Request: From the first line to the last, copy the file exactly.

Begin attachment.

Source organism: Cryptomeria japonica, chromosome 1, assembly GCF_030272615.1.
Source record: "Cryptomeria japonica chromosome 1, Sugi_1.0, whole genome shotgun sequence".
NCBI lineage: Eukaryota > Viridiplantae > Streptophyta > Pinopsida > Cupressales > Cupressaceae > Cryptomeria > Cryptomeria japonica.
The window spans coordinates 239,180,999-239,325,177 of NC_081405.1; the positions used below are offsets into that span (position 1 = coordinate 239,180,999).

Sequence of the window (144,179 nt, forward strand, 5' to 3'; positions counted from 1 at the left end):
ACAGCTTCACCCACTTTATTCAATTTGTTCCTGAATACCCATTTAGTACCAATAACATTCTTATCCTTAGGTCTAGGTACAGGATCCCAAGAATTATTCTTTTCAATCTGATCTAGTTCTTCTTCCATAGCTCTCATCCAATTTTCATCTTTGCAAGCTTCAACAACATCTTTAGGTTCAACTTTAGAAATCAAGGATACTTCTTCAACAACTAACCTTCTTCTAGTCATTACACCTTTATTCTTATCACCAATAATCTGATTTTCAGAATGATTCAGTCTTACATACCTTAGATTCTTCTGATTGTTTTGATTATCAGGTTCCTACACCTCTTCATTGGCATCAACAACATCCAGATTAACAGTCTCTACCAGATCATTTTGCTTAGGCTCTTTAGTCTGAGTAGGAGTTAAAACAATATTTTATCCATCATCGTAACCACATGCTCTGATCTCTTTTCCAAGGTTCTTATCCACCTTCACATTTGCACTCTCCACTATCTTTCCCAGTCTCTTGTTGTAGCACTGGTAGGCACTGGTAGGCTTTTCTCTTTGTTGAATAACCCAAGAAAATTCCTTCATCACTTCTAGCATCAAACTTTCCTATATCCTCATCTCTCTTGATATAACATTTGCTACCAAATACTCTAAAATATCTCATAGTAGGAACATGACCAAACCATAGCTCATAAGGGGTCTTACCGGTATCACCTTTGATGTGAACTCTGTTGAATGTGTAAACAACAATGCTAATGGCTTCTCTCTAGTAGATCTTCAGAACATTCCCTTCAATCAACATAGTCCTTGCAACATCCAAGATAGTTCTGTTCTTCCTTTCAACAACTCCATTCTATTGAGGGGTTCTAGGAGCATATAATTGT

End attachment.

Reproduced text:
Source organism: Cryptomeria japonica, chromosome 1, assembly GCF_030272615.1.
Source record: "Cryptomeria japonica chromosome 1, Sugi_1.0, whole genome shotgun sequence".
NCBI lineage: Eukaryota > Viridiplantae > Streptophyta > Pinopsida > Cupressales > Cupressaceae > Cryptomeria > Cryptomeria japonica.
The window spans coordinates 239,180,999-239,325,177 of NC_081405.1; the positions used below are offsets into that span (position 1 = coordinate 239,180,999).

Sequence of the window (144,179 nt, forward strand, 5' to 3'; positions counted from 1 at the left end):
ACAGCTTCACCCACTTTATTCAATTTGTTCCTGAATACCCATTTAGTACCAATAACATTCTTATCCTTAGGTCTAGGTACAGGATCCCAAGAATTATTCTTTTCAATCTGATCTAGTTCTTCTTCCATAGCTCTCATCCAATTTTCATCTTTGCAAGCTTCAACAACATCTTTAGGTTCAACTTTAGAAATCAAGGATACTTCTTCAACAACTAACCTTCTTCTAGTCATTACACCTTTATTCTTATCACCAATAATCTGATTTTCAGAATGATTCAGTCTTACATACCTTAGATTCTTCTGATTGTTTTGATTATCAGGTTCCTACACCTCTTCATTGGCATCAACAACATCCAGATTAACAGTCTCTACCAGATCATTTTGCTTAGGCTCTTTAGTCTGAGTAGGAGTTAAAACAATATTTTATCCATCATCGTAACCACATGCTCTGATCTCTTTTCCAAGGTTCTTATCCACCTTCACATTTGCACTCTCCACTATCTTTCCCAGTCTCTTGTTGTAGCACTGGTAGGCACTGGTAGGCTTTTCTCTTTGTTGAATAACCCAAGAAAATTCCTTCATCACTTCTAGCATCAAACTTTCCTATATCCTCATCTCTCTTGATATAACATTTGCTACCAAATACTCTAAAATATCTCATAGTAGGAACATGACCAAACCATAGCTCATAAGGGGTCTTACCGGTATCACCTTTGATGTGAACTCTGTTGAATGTGTAAACAACAATGCTAATGGCTTCTCTCTAGTAGATCTTCAGAACATTCCCTTCAATCAACATAGTCCTTGCAACATCCAAGATAGTTCTGTTCTTCCTTTCAACAACTCCATTCTATTGAGGGGTTCTAGGAGCATATAATTGT